We have another attempted definition of patent troll: A term that's become popular lately in patent litigation is "patent trolls," used to describe companies that register or buy patents but have no plans to make any product based on the patent.
The Esker case is viewed as a troll case: In November, Esker first heard from Catch Curve, court documents say, when the Atlanta company declared, in 3 inches of documents, that it holds patents on fax systems and proposed Esker pay a $1 million license fee.
What followed were 42 e- mails, 26 phone calls and at least one express delivery.
"All of these communications centered on a single issue: Catch Curve's eagerness to obtain a seven-figure price for patents it had nothing to do with developing," says Esker's lawsuit against Catch Curve.
Catch Curve is a "patent troll," the lawsuit says, whose business model is "based on a single premise: extracting exorbitant license fees from real companies who on a daily basis innovate and develop new products for their customers."
The Wisconsin State Journal rather obliquely suggests that WARF might be considered a troll by some:
Carl Gulbrandsen, managing director of WARF, takes it a step further. Patent trolls "don't exist. Trolls are imaginary creatures," Gulbrandsen said. "I think the whole issue is overblown."
WARF, a middleman organization that owns patents on discoveries made at the UW and licenses them, could be considered a patent troll under some definitions, he said.
"Patents are a piece of property. To say that it's wrong that a company acquires property and then expects to be paid for use of that property, I think, is a pretty simplistic approach," Gulbrandsen said.
The Wisconsin State Journal does not mention that some recent articles have suggested that the WARF/Thomson patents in the area of embryonic stem cells are a bigger obstacle to research in the area than President Bush's 2001 limitation on federal funding in the area. Whether that assertion is true is one thing, but for the Journal to ignore the issue is inexcusable. This issue is currently a big deal as to California's Proposition 71.
Similarly, the Journal noted: This year and last, 1,000 patent examiners a year have been hired; that will continue for three more years, adding to the current 4,500 examiners but the Journal did not mention the rate at which examiners are leaving the USPTO.
The PHOSITA blog suggested that this might be the first time universities were suggested, in print, as possible trolls: Ahh… someone finally put into print what a lot of us patent practitioners have wondered for awhile – when would someone claim that universities are patent trolls?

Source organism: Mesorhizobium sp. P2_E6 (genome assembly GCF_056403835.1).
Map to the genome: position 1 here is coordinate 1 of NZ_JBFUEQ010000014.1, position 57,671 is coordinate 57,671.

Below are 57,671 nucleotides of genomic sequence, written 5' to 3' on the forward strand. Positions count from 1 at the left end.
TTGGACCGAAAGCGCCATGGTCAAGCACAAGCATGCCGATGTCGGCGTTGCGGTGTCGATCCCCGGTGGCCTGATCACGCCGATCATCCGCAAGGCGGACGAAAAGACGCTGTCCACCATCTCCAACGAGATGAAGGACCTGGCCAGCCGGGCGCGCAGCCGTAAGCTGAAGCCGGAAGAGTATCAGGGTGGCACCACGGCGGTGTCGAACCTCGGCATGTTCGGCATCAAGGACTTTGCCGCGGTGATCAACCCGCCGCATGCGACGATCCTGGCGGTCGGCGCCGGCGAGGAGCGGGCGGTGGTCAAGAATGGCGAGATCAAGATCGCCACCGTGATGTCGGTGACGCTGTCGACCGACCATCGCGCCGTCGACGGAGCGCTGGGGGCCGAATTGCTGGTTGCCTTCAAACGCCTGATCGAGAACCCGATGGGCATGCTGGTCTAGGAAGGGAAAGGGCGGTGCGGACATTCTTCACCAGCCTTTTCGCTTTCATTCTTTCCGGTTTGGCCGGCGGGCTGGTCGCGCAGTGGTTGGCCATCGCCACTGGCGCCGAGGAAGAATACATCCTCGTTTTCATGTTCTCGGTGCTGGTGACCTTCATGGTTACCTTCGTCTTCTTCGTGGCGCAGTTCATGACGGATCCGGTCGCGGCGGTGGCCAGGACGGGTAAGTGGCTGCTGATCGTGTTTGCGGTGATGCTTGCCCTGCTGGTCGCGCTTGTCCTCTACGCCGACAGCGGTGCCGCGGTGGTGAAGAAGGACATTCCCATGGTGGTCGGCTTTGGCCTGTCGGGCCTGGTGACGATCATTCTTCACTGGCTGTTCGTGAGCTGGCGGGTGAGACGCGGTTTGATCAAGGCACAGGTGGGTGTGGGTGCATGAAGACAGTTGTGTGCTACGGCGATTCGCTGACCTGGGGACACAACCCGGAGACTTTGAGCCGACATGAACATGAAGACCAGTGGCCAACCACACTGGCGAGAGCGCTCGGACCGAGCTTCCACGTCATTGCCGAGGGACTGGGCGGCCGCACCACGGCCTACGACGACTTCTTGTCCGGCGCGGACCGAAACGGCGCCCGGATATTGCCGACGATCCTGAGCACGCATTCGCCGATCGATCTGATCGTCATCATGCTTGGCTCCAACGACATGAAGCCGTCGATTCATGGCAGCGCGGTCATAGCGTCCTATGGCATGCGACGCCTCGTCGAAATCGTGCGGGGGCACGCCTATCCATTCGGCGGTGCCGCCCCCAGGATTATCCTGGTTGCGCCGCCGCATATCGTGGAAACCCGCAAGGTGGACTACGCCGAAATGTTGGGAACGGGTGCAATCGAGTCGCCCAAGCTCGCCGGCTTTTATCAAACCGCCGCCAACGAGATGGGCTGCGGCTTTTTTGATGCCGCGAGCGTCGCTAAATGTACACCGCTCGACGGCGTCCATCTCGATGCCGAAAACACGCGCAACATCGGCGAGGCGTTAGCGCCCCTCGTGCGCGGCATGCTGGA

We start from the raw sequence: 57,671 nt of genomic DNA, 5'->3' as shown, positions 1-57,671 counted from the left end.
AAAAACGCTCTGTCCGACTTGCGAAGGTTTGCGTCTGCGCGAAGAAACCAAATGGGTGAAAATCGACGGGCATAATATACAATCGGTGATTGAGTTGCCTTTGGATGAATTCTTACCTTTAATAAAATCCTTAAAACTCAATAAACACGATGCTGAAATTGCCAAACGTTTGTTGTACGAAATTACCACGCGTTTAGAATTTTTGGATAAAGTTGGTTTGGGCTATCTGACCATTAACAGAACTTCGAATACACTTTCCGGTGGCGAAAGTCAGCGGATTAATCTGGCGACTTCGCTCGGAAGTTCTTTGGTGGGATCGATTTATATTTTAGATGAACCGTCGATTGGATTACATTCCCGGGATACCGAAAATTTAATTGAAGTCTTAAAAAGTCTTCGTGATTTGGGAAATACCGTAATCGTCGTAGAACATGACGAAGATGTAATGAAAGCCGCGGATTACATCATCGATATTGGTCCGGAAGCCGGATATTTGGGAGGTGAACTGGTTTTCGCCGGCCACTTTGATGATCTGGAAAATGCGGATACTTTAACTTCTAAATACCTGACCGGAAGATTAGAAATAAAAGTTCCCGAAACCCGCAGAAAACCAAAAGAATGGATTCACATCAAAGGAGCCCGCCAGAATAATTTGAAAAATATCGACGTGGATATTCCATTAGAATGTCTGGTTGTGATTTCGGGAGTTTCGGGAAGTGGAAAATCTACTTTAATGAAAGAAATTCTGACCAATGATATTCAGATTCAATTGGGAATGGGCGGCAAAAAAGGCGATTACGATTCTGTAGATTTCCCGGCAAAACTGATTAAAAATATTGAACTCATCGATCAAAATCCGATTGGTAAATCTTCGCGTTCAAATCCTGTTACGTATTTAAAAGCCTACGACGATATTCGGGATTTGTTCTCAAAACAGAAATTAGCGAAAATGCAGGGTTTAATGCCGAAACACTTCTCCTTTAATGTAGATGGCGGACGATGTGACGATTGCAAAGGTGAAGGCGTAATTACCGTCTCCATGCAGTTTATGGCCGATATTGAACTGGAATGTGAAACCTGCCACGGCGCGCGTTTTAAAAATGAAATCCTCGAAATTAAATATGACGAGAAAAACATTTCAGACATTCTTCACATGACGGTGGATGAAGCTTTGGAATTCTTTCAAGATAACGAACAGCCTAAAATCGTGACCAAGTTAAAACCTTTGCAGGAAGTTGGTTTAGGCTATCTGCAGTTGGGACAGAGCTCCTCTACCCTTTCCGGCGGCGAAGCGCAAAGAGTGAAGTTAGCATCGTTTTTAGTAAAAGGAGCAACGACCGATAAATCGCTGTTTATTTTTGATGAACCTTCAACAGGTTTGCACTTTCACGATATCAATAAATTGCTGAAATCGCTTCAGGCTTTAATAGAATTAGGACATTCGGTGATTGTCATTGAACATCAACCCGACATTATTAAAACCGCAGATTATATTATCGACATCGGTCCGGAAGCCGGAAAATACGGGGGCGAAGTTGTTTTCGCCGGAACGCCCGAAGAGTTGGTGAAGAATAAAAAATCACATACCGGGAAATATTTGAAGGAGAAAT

Not even close...
CIO in an article entitled Has the Enemy of Patent Trolls Become One? published December 5, 2005 talks to Peter Detkin:
[CIO] Some people consider a "patent troll" to be any person or business that doesn't produce a product or service, but instead makes money from licensing and patent assertion primarily. Has the definition of the term you coined, "patent troll," changed since you coined it?
[Detkin] At best, I would say it's become a little bit more refined. My concern is that the term has now been used so broadly as to mean any plaintiff you don't like. Look at the definition you just used. Under that definition the University of California is a troll, Intel's a troll—and since I was at Intel at the time, Lord knows I wasn't trying to call myself a troll. But Intel routinely asserts patents—that it bought, that it's not practicing—against others, looking for money. IBM would be a troll. Thomas Edison would be a troll.
NAPP wrote in May 2005: To the extent that the term [troll] is used to derogate inventors who do not develop corporate structures or manufacture products, NAPP believes that inventors who merely invent but do not manufacture products – which, after all, includes most university and government researchers – do not deserve epithets or less patent protection.
Martin Lueck wrote in September 2005: For example, Eolas and the University of California have been berated as patent trolls since their $521 million victory against Microsoft. Lueck also stated: "I don't hear anyone saying IBM is a troll — even though they have a bunch of patents and license them. To suggest that the University of California is a patent troll is absurd — they make contributions just like corporate America, and they want to protect their intellectual property."
Separately, Michael Kanellos wrote:
Moreover, Stanford University made itself into a global powerhouse in part through licensing patents to professors and students who had start-ups. Without an exclusive license of Stanford's PageRank patents, Google wouldn't be the behemoth it is today. Though the PageRank technology was invented by Google founders Sergey Brin and Larry Page, they were Stanford students at the time, and the university owns the patents.
[One might also find discussion on the university/troll issue within the posts of IPBiz.]